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Growth-led strategies ‘tend not to favour Europe’

One of the challenges Europe has attracting international investment is the relative weakness of its tech sector compared to other parts of the world, according to UBS Asset Management.


David Robinson
UBS head of concentrated alpha equity Maximilian Anderl

At the start of the year, investor confidence in European equities was returning. Growth rates in the eurozone were at a 10-year high. But the election of a populist Eurosceptic government in Italy in the Spring – coupled with a fall in first quarter GDP growth – has punctured that optimism.

“It’s going to be hard for growth to materially bounce back in Europe until after the Italian budget in the autumn,” said Erin Browne, head of asset allocation at UBS Asset Management, speaking at the group’s mid-year market outlook.

Italy’s coalition government – led by the anti-establishment parties Five Star and the League – have vowed to slash taxes, raise welfare spending and challenge EU fiscal rules. The new government’s first budget is expected in October.

“Ahead of the Italian budget, we expect dampened business confidence and increased risk,” Browne said. “But in the fourth quarter you could see a bounce back as the risk event passes and business confidence begins to build back up again.”

Banks and consumer staples

Despite Italian concerns, UBS remains slightly overweight on Europe overall. “We are very specific in terms of the spots that we are picking in terms of the sectors and the country exposure,” Browne said.

UBS head of concentrated alpha equity Maximilian Anderl said “cherry picking” European banks in the present environment could present attractive opportunities. Anderl is the lead manager on UBS’s Luxembourg-domiciled €498m European Opportunity fund.

European Opportunity fund vs benchmark (three-year performance)

Source: FE Analytics

“European banks have got beaten down pretty substantially but if we start to see rate hikes in Europe in 2019, then they could do well,” he said, adding that Nordic banks held particular appeal.

“We like the Nordic banks, you are picking up 7-8% dividend yield outright or including share buybacks, so you do not have to do much just hold onto the stock,” Anderl said. “Many Nordic banks have underperformed eurozone area banks so from a risk-reward perspective they are quite good.”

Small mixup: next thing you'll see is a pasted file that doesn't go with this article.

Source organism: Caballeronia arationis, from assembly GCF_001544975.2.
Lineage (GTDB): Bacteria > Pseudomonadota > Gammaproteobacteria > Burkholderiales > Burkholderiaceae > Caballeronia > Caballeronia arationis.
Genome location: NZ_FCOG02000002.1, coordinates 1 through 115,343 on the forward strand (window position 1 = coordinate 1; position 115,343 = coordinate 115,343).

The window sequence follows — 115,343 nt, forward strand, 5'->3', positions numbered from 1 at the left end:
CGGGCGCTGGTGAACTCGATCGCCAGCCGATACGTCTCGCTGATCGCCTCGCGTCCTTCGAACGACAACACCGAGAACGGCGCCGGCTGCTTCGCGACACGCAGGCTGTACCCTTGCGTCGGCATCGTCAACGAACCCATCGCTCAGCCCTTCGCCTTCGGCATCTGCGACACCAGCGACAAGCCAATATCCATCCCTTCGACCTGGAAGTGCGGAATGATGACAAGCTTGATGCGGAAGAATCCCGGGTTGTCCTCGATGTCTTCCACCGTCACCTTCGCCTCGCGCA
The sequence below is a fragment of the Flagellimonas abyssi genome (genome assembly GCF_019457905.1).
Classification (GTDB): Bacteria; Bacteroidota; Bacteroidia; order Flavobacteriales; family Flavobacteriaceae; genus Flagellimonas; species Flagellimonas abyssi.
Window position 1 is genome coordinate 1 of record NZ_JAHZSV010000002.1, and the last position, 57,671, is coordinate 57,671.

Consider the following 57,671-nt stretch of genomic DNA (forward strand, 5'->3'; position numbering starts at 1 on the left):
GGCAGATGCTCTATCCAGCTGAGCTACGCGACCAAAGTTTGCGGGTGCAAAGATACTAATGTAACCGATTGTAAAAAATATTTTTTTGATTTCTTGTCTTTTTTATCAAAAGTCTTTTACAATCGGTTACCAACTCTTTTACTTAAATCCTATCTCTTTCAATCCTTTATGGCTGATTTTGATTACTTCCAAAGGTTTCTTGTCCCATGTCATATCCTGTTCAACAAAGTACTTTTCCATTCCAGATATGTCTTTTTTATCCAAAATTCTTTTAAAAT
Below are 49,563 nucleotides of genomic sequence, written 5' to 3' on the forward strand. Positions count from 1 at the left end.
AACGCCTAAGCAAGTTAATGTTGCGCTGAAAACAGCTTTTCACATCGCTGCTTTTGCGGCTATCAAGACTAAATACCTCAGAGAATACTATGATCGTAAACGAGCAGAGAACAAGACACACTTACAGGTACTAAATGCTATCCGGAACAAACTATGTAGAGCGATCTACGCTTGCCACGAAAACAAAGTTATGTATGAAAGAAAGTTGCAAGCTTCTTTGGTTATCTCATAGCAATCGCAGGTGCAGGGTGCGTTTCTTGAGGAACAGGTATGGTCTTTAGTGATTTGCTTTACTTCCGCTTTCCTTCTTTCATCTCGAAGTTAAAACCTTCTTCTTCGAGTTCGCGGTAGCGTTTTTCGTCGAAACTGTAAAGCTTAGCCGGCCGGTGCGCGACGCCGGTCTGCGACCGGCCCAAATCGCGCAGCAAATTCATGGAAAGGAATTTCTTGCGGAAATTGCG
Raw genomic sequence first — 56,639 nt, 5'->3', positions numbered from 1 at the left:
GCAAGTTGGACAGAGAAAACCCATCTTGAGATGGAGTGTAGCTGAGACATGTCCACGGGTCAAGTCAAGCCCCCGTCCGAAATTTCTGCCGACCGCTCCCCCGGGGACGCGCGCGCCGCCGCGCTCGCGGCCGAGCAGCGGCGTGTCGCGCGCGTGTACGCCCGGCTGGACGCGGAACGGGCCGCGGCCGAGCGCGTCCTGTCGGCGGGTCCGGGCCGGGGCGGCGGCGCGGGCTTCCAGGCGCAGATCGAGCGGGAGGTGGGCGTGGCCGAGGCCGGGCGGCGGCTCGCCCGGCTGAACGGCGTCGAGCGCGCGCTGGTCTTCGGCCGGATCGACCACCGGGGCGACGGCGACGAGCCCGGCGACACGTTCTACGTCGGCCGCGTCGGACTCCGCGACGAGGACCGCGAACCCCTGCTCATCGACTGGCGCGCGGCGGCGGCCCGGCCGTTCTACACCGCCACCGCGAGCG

The European Opportunity fund’s holdings include Nordic financial company Sampo (2.5%).

The fund is also invested in blue-chip European consumer staples, such as Diageo (3.3%) and Heineken (2.4%). Consumer stocks have experienced something of a selloff over the last year creating a buy opportunity, Anderl said. “There is an opportunity to pick up some interesting names.”

The European Opportunity fund’s largest holding is in Royal Dutch Shell (5.9%).

“European oil and gas companies are benefiting from the rebound in oil prices, the stronger dollar and refining margins on top of that,” Anderl said, adding that integrated oil companies in Europe now have better balance sheets and the cash flow to pay out 6-7% dividends.

“Royal Dutch Shell has capacity to do share buyback. I think you will see a lot of more cash flow coming investors’ way,” he said.

The fund’s holdings also include LVMH Moët Hennessy Louis Vuitton (4.2%); Reckitt Benckiser (3.8%); Astrazenica (2.8%) and Safran (2.8%).

The technology deficit

Browne said one of the structural challenges European equities have in attracting international investment was the relative weakness of its tech sector compared to other parts of the world. Tech stocks make up just 5.4% weight of the S&P Europe 350 – compared to 25% of the S&P 500.

“The S&P Europe 350 is a value-oriented index dominated by the financial services industry. But a lot of global equities growth is in the tech sector,” she said.

“The US IT sector is a huge growth sector,” Anderl added. “It’s phenomenal how these companies can grow despite their size and still be very attractive in value, particularly in light of their recent regulatory issues.”

The Cambridge Analytica data scandal in March led to a sell-off of FAANG stocks (Facebook, Apple, Amazon, Netflix and Alphabet’s Google) but the losses have since been regained.  “Consumers could have cancelled their Facebook accounts but that has not really happened. Most people don’t care,” Anderl said.

In July, Google was fined €4.34bn by European Commission for using its Android mobile operating system to illegally cement its dominant position in search.

“The FAANG companies cash flow generation remains tremendous and when their shares stand still for a while they become extremely attractive,” Anderl added.

Browne added: “The challenge for Europe is how to outperform when less than 5.4% of the market is the tech sector compared to 25% in the US.

“Value typically outperforms growth early in the economic cycle when you are coming out of a recession or when there is a really big spike in inflation. However, we are not seeing a material pickup in global inflation and we are not in a recession. During these periods, growth strategies tend to work and that at the moment does not favour Europe.”